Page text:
Tax-free online shopping might soon come to an end, thanks to the Marketplace Fairness Act which was expected to pass in the Senate on Monday.
The bill would give states the power to collect sales taxes from purchases made over the Internet.
Although the Senate is expected to pass the measure, it faces opposition in the Republican-controlled House of Representatives
, where some conservatives view it as a tax increase.
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Proponents, who consist of a large coalition of retailers, argue the bill represents no new taxes, The Associated Press reported.
Under current law, states can only require retailers to collect sales taxes if the store has a physical presence in the state.
That means big retailers with stores all over the country like Walmart, Best Buy and Target collect sales taxes when they sell goods over the Internet. But online retailers like eBay and Amazon don’t have to collect sales taxes, except in states where they have offices or distribution centers.
As a result, many online sales are tax-free, giving Internet retailers an advantage over brick-and-mortar stores.
The bill would empower states to require businesses to collect taxes for products they sell on the Internet, in catalogs and through radio and TV ads. Under the legislation, the sales taxes would be sent to the states where a shopper lives.
The measure pits brick-and-mortar stores against online services.
As Internet sales have grown, "It’s putting pressure on the brick-and-mortar competitors and it’s putting pressure on state and local sales tax revenues," said David French, senior vice president of government relations for the National Retail Federation. "It’s time for Congress to create a level playing field so that all retailers are treated fairly."
On the other side, eBay says the bill doesn’t do enough to protect small businesses. Businesses with less than $1 million in online sales would be exempt. EBay wants to exempt businesses with up to $10 million in sales or fewer than 50 employees.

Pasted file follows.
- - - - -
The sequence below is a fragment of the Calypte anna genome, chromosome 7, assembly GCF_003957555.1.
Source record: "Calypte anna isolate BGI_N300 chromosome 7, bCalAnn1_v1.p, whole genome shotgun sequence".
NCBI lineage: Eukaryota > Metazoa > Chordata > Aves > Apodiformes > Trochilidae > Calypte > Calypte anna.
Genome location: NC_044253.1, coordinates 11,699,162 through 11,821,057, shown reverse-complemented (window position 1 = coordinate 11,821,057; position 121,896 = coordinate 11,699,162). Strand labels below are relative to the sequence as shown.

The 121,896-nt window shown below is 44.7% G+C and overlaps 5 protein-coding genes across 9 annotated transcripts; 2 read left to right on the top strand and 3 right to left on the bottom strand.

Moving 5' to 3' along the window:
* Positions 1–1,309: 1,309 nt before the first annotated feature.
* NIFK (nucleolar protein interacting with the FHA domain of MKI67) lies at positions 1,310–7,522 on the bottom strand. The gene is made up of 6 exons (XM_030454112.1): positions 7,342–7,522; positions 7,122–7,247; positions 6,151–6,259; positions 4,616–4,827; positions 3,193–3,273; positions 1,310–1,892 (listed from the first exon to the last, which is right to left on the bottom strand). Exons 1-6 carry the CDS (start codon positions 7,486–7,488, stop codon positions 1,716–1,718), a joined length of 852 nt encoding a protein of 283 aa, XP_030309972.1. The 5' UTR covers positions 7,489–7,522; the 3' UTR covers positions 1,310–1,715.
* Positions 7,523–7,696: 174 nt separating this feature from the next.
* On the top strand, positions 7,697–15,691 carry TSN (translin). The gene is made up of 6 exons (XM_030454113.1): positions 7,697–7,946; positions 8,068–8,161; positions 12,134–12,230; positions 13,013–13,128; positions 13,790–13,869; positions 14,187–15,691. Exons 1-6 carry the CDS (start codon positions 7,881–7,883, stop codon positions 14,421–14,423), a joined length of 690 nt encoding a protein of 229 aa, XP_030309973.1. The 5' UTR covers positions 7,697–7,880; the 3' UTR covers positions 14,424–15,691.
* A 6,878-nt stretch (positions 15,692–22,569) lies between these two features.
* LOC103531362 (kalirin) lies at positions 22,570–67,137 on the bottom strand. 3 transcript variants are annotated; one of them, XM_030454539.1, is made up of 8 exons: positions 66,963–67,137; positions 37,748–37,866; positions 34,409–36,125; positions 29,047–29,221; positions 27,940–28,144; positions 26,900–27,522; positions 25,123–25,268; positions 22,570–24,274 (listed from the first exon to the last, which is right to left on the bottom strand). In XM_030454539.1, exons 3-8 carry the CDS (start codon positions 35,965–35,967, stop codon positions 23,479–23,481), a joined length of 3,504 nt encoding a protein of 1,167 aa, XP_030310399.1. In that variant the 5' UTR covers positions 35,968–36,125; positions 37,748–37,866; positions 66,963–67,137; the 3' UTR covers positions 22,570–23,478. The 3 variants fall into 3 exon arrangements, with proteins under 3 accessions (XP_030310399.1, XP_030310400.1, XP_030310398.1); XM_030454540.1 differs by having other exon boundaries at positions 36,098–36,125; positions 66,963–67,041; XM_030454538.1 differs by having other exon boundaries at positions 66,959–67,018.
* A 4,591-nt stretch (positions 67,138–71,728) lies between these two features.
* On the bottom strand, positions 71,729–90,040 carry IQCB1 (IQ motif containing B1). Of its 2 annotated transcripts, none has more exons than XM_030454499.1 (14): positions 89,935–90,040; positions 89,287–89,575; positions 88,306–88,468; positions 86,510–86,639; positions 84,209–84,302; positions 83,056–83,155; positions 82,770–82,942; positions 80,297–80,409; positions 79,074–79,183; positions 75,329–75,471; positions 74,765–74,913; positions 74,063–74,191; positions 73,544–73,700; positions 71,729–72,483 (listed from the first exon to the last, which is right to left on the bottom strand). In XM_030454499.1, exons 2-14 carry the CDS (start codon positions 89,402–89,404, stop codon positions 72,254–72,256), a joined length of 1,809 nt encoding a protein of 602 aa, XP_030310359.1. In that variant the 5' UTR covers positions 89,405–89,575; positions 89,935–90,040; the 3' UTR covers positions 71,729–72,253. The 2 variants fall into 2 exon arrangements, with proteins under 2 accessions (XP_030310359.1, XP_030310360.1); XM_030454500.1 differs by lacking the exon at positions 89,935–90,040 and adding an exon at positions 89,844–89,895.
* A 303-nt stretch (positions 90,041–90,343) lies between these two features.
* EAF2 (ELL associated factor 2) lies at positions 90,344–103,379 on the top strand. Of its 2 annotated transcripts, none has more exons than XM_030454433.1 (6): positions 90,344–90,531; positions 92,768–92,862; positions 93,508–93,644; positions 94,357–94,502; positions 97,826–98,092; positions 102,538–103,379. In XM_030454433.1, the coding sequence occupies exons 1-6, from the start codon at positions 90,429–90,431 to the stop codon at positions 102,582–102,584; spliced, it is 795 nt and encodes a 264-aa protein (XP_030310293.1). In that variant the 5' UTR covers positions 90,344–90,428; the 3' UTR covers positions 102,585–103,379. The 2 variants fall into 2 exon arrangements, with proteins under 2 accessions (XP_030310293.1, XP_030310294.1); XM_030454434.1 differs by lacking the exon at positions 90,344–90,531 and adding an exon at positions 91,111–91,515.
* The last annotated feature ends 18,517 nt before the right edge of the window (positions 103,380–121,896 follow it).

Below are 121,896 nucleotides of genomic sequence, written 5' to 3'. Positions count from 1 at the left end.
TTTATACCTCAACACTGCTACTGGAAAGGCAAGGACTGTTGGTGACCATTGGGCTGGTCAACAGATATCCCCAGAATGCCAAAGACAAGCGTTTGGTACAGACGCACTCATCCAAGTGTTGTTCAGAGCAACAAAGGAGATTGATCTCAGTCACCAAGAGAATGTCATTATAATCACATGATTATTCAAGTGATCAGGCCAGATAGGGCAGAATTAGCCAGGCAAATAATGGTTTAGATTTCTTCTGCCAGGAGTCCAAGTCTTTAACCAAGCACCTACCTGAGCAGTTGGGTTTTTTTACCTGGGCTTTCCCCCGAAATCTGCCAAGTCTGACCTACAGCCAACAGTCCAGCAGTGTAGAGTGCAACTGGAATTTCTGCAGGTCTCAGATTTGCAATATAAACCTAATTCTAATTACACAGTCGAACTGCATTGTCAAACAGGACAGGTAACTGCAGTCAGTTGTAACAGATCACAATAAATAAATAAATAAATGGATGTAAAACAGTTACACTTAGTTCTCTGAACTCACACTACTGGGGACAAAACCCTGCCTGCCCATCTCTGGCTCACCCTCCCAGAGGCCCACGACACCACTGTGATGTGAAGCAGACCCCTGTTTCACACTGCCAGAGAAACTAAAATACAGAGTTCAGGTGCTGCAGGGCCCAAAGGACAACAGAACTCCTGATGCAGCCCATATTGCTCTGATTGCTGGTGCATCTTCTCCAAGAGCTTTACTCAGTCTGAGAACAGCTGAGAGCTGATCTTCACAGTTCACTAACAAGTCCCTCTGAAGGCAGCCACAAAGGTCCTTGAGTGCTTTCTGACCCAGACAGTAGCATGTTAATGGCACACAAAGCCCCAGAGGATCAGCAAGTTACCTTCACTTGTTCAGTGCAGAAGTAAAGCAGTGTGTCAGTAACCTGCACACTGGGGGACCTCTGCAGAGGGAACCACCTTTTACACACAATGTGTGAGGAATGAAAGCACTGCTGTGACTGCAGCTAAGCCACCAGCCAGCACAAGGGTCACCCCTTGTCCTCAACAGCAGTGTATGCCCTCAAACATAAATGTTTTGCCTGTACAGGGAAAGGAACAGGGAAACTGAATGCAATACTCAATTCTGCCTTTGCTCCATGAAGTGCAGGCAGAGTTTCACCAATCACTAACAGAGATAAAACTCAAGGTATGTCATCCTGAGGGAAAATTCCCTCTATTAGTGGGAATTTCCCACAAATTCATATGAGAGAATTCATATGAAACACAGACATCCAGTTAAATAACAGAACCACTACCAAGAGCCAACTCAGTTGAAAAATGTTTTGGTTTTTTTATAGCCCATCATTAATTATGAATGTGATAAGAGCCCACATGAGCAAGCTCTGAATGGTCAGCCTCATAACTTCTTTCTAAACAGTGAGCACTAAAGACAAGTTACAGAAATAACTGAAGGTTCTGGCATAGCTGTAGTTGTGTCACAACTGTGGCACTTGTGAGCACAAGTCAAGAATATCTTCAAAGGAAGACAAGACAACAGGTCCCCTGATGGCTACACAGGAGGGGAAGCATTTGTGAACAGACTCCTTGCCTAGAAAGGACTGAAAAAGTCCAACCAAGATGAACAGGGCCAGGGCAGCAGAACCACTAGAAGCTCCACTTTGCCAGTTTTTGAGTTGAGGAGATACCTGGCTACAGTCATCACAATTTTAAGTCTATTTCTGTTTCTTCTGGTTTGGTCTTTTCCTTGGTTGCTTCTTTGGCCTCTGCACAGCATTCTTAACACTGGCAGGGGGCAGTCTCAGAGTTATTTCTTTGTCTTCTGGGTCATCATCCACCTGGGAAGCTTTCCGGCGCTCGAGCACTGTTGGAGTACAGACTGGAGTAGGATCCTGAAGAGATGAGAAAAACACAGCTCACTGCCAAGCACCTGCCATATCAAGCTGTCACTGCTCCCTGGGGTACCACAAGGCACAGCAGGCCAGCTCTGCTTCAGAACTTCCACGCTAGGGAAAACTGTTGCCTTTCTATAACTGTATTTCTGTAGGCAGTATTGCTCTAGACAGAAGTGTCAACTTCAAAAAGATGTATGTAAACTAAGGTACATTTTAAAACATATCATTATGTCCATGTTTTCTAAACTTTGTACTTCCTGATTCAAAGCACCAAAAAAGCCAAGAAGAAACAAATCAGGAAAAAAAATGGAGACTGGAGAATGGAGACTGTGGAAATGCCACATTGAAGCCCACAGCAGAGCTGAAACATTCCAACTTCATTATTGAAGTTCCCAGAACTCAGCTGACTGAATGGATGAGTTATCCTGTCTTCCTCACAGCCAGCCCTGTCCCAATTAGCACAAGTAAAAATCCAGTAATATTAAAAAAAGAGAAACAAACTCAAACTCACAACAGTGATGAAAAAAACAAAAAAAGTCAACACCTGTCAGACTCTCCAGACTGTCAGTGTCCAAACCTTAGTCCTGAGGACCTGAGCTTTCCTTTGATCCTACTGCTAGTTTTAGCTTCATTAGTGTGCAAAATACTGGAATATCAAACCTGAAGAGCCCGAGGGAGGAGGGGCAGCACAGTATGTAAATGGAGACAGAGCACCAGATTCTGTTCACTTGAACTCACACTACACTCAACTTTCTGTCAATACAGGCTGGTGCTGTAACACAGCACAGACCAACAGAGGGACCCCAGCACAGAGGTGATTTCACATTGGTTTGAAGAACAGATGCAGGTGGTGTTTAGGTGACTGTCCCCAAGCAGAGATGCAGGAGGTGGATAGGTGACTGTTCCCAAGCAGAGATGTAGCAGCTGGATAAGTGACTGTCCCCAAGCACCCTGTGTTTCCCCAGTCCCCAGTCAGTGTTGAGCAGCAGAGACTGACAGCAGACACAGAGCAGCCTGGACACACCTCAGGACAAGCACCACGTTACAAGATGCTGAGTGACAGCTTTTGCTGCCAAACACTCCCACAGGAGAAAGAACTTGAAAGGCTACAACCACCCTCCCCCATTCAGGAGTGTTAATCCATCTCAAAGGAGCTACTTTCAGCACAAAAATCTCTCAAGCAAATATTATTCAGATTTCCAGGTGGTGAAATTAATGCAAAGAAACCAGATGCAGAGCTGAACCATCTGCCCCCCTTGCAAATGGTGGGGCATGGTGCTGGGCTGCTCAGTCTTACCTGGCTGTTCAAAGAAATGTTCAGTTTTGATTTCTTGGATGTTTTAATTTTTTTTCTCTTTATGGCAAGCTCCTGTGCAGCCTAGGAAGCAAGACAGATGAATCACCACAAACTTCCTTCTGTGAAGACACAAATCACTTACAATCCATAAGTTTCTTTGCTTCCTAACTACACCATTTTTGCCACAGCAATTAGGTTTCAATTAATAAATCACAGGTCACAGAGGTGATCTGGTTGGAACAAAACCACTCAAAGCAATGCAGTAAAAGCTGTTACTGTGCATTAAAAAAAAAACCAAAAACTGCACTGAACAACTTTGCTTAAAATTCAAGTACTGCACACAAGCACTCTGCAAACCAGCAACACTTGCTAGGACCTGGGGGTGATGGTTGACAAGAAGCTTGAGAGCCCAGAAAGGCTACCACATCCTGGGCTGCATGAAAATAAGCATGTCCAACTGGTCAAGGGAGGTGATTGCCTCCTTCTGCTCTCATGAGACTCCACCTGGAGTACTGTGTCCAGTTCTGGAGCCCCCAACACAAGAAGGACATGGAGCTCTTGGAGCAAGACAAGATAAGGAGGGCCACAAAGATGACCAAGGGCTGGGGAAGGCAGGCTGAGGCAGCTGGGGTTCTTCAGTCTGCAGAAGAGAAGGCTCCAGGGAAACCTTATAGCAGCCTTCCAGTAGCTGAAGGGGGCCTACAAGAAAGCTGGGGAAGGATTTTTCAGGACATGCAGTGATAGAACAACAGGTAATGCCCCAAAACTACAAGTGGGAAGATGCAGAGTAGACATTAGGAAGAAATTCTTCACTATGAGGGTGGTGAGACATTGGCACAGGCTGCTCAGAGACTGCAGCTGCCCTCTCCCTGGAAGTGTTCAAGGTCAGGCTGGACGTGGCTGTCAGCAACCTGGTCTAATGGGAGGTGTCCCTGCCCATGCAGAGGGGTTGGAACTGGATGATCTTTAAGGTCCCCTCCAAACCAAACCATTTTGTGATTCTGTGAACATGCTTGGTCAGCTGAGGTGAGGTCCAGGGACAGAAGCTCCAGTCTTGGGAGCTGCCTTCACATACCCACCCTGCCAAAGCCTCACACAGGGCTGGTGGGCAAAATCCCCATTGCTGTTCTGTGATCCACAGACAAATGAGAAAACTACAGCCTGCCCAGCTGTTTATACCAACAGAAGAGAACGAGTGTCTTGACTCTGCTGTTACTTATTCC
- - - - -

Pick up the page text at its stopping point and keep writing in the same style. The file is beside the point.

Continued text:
"Complying and living under the tax laws of 50 states is a major undertaking because the process of complying with tax law goes far beyond just filling out the right forms," said Brian Bieron, eBay’s senior director of global public policy.
"You have to deal with the fact that all of these government agencies can audit you and can question you and can actually take you into court and sue you if they think you are doing something wrong," Bieron said.
Supporters say the bill makes it relatively easy for Internet retailers to comply. States must provide free computer software to help retailers calculate sales taxes, based on where shoppers live. States must also establish a single entity to receive Internet sales tax revenue, so retailers don’t have to send them to individual counties or cities.
Opponents say online businesses would still have to use resources to account for the taxes they collect and to periodically send the money to each state.
Support for the legislation crosses party lines: The main sponsor, Sen. Mike Enzi, is a conservative Republican from Wyoming. He has worked closely with Sen. Dick Durbin, a liberal Democrat from Illinois.
Supporters say the bill is not a tax increase. In many states, shoppers are required to pay unpaid sales tax when they file their state income tax returns. However, states complain that few taxpayers comply.
In the Senate, lawmakers from three states without income taxes are leading the opposition. They argue that businesses based in their states should not have to collect taxes for other states.
Montana, New Hampshire, Oregon and Delaware have no state or local sales taxes, though Delaware’s two senators support the bill.
Delaware has long benefited from shoppers in neighboring states visiting Delaware to take advantage of the tax-free shopping, said Sen. Chris Coons, D-Del. Tax-free Internet shopping threatens Delaware’s advantage, he said.
Many governors — Republicans and Democrats — have been lobbying the federal government for years for the authority to collect sales taxes from online sales.
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The issue is getting bigger for states as more people make purchases online. Last year, Internet sales in the U.S. totaled $226 billion, up nearly 16 percent from the previous year, according to Commerce Department estimates.
According to a study for the National Conference of State Legislatures, states lost out on an estimated $23 billion worth of taxes in 2012 because they were unable to collect taxes on out-of-state sales.
The same study, which was conducted by three business professors at the University of Tennessee, found that approximately $11.4 billion was lost directly from Internet sales; the remaining purchases were from catalog, mail order and telephone orders.
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